Meet the women of Nuffield Health - Jo Dafforn

International Women’s Day (8th March) is a chance for people all over the world to celebrate the social, economic, cultural and political achievements of women, increasing visibility and raising awareness about gender inequality across the world.

In the lead up to the day, we have interviewed some of our inspirational women to discuss the challenges and bias women face today and the women that inspired them.

Can you tell us about your role at Nuffield Health? 

I have been working for Nuffield Health for the past eight years as National Clinical Lead for Pelvic Health Physiotherapy - prior to this I worked in the NHS for 15 years.  

My clinical role involves me assessing and treating women (and some men) with specific pelvic dysfunctions such as urinary incontinence, pelvic organ prolapse, pelvic pain and sexual dysfunction. These issues remain a significant taboo in our society and it can take my patients years and years to pluck up the courage to come and see me. It’s a real privilege to journey with them through their recovery and I feel honoured that they trust me with their highly personal and often challenging situations.  

I also lead our team of (mainly female) Specialist Physiotherapists like myself - who work within the Nuffield Health network - providing teaching/mentoring and clinical supervision to the team and developing our services. 

What do you think has changed for women between when you started your career and now? 

The main difference I see as a Specialist Therapist is the ever-increasing pressure on women around body shape, body image and sexual function. This pressure has increased significantly with the advent of smart phones, social media and the increasingly sexualised culture we live in. Many young people grow up learning about body image and sex from pornography, music videos and social media which portray a very narrow (or even fake) idea of the form/function of a woman’s body. I feel that as a society we don’t always have a healthy frame of reference as to the variety that ‘normal’, ‘beautiful’ and ‘healthy’ can take when considering our bodies. Many of my female patients just want to know ‘am I normal’ or ‘is my body ok’? 

Our society puts women under huge pressure to recover from pregnancy, ’to be back in their skinny jeans’ within weeks. This is something I see in clinic on a daily basis which makes me really sad. Motherhood is something to be celebrated - it’s an extremely tough job and our bodies are so clever to produce little humans. We need more compassion and grace for new mums - let them recover at their own pace.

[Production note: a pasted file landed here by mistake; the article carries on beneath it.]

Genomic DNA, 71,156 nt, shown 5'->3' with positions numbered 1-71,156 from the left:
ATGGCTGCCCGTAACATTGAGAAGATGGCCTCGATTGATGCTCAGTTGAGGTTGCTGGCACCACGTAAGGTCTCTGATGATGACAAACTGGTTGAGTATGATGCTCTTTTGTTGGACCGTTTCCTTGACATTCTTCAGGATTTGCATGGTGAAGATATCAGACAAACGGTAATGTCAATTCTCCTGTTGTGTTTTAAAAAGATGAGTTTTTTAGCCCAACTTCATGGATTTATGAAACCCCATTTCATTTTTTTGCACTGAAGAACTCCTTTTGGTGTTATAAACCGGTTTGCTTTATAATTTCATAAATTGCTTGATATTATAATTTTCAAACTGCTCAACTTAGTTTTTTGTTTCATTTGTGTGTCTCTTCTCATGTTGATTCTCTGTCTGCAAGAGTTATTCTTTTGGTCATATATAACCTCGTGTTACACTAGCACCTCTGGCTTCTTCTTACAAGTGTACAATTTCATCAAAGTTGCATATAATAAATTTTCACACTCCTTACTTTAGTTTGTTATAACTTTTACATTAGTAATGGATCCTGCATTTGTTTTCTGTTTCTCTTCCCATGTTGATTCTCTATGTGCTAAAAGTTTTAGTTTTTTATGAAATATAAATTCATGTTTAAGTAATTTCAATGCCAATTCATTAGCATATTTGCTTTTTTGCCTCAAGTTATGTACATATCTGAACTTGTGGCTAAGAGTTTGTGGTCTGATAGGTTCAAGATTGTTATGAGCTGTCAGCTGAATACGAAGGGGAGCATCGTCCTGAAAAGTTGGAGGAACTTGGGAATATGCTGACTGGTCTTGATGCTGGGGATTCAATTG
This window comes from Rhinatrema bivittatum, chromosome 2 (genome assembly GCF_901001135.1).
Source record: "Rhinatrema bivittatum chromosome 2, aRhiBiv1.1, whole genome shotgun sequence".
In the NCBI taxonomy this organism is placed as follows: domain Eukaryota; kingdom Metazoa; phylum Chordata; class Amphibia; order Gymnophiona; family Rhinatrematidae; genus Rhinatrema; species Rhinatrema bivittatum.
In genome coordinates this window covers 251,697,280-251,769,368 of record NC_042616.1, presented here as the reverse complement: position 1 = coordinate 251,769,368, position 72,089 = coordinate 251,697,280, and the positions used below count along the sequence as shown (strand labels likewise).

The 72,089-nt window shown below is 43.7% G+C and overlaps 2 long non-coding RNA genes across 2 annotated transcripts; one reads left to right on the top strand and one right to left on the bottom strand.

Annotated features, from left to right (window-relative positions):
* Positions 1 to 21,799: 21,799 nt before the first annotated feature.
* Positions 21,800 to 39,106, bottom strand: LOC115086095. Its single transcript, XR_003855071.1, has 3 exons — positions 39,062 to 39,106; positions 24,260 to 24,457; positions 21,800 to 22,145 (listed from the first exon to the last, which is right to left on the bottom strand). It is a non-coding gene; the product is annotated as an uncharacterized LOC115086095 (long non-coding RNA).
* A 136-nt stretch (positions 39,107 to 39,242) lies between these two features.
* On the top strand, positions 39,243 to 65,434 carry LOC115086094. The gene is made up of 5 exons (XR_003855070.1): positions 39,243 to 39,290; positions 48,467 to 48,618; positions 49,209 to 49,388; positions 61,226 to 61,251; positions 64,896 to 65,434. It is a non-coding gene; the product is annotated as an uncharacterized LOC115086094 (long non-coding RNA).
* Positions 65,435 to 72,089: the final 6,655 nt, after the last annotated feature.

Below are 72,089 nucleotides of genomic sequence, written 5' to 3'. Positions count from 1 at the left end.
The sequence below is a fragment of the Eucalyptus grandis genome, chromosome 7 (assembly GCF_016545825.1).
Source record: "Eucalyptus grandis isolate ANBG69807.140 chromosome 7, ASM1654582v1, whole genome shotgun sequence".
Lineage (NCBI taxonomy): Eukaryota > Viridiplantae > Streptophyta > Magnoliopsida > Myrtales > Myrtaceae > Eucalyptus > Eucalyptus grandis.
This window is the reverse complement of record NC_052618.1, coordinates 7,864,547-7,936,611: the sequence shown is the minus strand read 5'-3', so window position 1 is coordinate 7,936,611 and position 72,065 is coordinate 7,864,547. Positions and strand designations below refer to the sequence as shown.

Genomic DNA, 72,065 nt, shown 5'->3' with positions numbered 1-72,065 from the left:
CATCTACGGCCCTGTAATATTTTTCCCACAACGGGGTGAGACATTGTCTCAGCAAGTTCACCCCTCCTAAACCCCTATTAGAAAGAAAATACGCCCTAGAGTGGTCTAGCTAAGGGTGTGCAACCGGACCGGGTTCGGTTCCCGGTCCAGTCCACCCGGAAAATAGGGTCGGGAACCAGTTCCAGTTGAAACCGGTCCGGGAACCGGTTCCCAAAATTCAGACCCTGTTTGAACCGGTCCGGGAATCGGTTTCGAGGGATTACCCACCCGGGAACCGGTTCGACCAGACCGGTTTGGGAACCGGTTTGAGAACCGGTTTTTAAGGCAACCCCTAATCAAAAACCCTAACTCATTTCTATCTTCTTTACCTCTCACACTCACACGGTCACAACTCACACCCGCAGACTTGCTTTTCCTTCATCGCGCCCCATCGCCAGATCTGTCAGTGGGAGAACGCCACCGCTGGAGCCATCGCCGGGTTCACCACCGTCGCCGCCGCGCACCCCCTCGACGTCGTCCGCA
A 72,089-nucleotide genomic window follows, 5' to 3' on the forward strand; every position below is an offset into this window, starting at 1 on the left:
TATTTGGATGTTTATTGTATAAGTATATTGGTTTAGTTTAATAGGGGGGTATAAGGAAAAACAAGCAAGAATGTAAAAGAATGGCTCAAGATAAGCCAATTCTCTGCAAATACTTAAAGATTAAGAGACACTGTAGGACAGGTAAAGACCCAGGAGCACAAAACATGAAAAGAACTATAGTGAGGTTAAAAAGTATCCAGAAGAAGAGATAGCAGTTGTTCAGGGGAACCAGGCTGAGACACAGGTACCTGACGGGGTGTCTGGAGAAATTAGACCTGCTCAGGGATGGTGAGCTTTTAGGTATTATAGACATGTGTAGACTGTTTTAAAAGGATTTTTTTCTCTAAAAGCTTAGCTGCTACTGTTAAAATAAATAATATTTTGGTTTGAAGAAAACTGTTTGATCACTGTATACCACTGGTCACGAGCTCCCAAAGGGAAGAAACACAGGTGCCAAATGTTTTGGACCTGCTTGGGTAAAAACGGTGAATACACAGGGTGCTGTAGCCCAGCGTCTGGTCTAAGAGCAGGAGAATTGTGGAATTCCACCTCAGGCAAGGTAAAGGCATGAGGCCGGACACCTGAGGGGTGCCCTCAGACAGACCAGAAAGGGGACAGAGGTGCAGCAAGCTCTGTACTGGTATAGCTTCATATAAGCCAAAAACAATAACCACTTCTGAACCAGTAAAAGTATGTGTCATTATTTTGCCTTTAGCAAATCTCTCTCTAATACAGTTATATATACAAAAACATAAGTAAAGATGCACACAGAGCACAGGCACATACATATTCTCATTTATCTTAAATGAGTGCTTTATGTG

What attitudes or biases do you still recognise around us? 

I find it interesting that we’re still so stuck in our attitudes and biases around gender-based characteristics, particularly with regard to emotions, e.g. women are over emotional, men should be strong, decisive and never express sadness or cry. All emotions are valid and helpful in life and we should all feel able to engage with the full gamut of our emotions - regardless of gender or sexuality - without fear of ridicule or having our feelings invalidated.  

Where do you notice your womanhood boosting you as a leader? 

‘Womanhood’ means different things to different people. I believe part of my individual womanhood is a nurturing spirit. I have a real passion to see people flourish in all areas of life and I love it when you meet or see someone who is obviously being fully themselves (exercising their gifts and skills whatever they are) and being ‘fully alive.’  

My outlook on leadership is that it is my job to support my team to flourish in their individual roles. Knowing that if they are in this place, they will not only allow their patients to flourish and be well, but also experience the joy that doing a good job can bring.  

In leadership it’s too easy to fall into the trap of looking at outcomes and forgetting to care for and celebrate the humans who are producing the outcomes. My team do an amazing job and I am so proud of them and all they do for our patients and beneficiaries. 

Where do you notice your womanhood becoming a barrier for you? 

In my family, hard work and humility were celebrated (probably a little too much) and remain a strong part of who I am today. As a result, I find it hard to celebrate and share my successes publicly and I have a very harsh inner critic, both of which can be unhelpful in my work life (e.g. this interview is somewhat challenging for me).     

Which woman has inspired you and why? 

My grandmother. In the 1950s, having brought up her children, she was brave enough to walk away from a toxic and abusive relationship after 25 years of marriage. She left with nothing, was ostracised by the family, set up her own business and grafted hard to make a new life for herself. Her courage and resilience are a real inspiration to me and I wear a piece of her jewellery to remind me of these strengths. 

Last updated Wednesday 9 March 2022

First published on Sunday 6 March 2022